However, the structured approach did allow the discussion to progress past some roadblocks. We were able to step away from issues where we were deadlocked, and focus on other issues. So it wasn't a complete failure.

Debate content
I really hoped that this could be a mutual exploration of ideas, that we could find common ground and learn something new.
However, I found debating Tach to be like nailing the proverbial jelly to the wall. He resisted exploring foundations of ideas, growing frustrated when I pressed him about the source of certain assumptions. And he did not seem dedicated to establishing a locigally consistent platform to build upon. When conclusions were reached that contradicted his assumptions, he did not seem willing to explore the idea that his assumptions might be incorrect, but instead preferred to switch to discussing a different issue, or to add new assumptions to back up his preferred conclusion.
He also maintained the consistent appearance that I was here only to learn, while he was here only to teach. He seems completely unable to consider the notion of reversing those roles, or even of a collaborative relationship (witness the partial derivative debacle).
In the end, it became too frustrating and I abandoned the debate.​

Conclusions reached
We concluded that:
• A velocity vector transforms like so:
$\vec{v_p}' = \left(\frac{v_{p\parallel} - V}{1-v_{p\parallel}V/c^2} \ , \ \frac{v_{p\perp}}{\gamma(1-v_{p\parallel}V/c^2)}\right)$​
• The transformation of a spatial vector depends on how the time of the end points is identified in each frame due to the relativity of simultaneity.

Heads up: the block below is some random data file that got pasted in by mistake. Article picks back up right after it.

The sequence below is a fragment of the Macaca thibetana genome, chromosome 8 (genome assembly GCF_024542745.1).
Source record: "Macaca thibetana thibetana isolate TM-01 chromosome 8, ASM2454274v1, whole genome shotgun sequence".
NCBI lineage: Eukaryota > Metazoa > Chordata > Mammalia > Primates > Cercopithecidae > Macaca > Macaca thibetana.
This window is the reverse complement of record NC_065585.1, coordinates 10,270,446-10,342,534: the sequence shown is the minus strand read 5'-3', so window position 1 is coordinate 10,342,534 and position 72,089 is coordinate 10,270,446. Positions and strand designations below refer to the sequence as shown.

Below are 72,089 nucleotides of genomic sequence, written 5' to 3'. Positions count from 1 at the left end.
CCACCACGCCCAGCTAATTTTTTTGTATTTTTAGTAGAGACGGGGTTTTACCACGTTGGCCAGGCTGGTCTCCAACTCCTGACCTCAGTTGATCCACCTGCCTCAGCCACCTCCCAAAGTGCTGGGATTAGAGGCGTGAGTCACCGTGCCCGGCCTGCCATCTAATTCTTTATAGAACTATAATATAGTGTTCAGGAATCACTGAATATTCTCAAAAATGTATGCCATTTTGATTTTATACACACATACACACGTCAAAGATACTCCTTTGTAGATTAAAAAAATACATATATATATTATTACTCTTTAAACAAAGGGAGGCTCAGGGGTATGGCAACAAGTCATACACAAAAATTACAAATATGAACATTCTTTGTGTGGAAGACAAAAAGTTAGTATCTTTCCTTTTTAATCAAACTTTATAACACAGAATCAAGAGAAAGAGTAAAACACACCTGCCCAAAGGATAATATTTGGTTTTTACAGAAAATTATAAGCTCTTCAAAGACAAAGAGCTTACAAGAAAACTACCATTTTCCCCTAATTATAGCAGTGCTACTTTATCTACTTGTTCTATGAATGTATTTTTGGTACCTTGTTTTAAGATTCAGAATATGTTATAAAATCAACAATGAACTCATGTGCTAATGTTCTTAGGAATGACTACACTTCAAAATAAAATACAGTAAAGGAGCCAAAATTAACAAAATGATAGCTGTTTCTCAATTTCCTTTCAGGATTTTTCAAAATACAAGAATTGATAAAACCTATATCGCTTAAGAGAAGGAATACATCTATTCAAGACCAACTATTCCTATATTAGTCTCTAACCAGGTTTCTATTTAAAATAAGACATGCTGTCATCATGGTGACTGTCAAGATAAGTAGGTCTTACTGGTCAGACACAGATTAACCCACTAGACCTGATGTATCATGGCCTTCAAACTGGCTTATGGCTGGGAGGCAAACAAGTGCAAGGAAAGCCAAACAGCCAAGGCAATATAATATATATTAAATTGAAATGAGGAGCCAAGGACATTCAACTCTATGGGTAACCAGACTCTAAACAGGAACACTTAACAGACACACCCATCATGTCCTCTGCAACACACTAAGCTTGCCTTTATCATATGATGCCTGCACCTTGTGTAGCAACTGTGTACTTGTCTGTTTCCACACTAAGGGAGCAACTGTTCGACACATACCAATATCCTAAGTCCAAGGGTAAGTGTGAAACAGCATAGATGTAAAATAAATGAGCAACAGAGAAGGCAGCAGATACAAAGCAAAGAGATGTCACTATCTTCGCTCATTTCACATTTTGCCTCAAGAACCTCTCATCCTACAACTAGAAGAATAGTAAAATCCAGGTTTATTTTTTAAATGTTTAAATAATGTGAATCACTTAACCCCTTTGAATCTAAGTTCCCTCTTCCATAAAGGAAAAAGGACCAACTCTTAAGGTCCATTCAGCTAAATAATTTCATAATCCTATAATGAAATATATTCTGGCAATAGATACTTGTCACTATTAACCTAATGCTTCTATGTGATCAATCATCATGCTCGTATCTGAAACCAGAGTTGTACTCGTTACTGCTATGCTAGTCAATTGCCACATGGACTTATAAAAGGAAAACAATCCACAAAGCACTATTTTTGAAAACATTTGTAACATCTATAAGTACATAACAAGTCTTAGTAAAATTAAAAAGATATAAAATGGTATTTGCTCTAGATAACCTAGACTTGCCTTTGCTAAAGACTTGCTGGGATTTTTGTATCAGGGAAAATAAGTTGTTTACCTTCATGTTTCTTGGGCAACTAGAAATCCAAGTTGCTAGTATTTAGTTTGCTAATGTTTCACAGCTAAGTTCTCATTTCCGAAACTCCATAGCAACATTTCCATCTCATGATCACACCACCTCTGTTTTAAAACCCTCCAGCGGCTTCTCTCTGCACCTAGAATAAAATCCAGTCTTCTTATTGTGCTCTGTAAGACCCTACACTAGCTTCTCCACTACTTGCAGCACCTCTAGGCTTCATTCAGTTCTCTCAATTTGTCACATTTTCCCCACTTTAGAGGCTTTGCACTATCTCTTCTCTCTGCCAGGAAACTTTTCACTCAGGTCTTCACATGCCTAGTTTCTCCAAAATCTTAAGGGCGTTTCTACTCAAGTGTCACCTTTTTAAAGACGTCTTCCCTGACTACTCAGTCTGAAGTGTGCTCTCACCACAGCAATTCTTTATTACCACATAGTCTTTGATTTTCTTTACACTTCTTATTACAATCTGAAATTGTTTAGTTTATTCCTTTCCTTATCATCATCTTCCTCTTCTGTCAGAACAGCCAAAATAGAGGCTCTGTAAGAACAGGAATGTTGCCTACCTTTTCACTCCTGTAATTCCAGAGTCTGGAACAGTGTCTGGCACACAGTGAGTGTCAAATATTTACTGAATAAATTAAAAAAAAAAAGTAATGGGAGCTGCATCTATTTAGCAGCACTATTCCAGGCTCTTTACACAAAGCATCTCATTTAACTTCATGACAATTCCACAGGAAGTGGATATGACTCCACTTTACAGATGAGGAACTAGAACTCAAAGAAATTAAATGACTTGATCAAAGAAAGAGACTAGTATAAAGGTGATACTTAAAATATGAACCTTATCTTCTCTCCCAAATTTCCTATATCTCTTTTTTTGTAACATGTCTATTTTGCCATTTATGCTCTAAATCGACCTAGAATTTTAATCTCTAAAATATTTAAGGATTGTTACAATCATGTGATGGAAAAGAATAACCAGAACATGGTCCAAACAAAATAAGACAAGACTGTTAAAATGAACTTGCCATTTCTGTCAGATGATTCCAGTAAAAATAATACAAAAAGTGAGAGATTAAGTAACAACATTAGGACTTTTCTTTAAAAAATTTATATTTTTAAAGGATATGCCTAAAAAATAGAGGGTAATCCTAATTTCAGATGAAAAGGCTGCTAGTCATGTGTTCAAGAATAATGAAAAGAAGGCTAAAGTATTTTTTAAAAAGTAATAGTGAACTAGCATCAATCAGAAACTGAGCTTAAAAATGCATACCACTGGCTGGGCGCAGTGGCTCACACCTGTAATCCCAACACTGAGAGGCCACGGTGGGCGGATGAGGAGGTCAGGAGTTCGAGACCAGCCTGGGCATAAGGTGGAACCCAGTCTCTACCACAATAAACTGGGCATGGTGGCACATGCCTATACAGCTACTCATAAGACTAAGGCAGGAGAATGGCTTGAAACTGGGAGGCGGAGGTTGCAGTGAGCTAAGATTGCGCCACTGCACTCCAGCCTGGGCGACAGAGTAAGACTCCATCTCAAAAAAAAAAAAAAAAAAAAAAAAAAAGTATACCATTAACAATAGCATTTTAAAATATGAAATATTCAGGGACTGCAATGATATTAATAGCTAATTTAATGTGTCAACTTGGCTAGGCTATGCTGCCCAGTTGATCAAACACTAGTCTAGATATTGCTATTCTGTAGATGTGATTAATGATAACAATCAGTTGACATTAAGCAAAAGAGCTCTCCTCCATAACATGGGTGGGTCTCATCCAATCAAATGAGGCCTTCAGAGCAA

For example, if the spatial vector in each frame can be matched to the same displacement 4-vector with endpoints simultaneous in S, then the transformation is:
$\vec{r}' = \vec{r} + \vec{V}(\frac{\gamma-1}{V^2}\vec{r}.\vec{V})$​
• And not much else, if anything.

What I learned
I learned a lot about the difficulty of conducting a structured argument.
I learned that transforming spatial vectors required careful clarification of exactly what the vector of interest is in each reference frame.
I learned more about the importance of clarity in general. I think that most disagreements happen because of unclear thinking and communication.
I learned that it is surprisingly difficult to define a tangent plane for a moving object.
I learned about the Hasselkamp transverse doppler effect experiment.
I learned some new tex.​

10. ### TrippyALEA IACTA ESTStaff Member

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As both parties have posted their summaries, thread closed (again)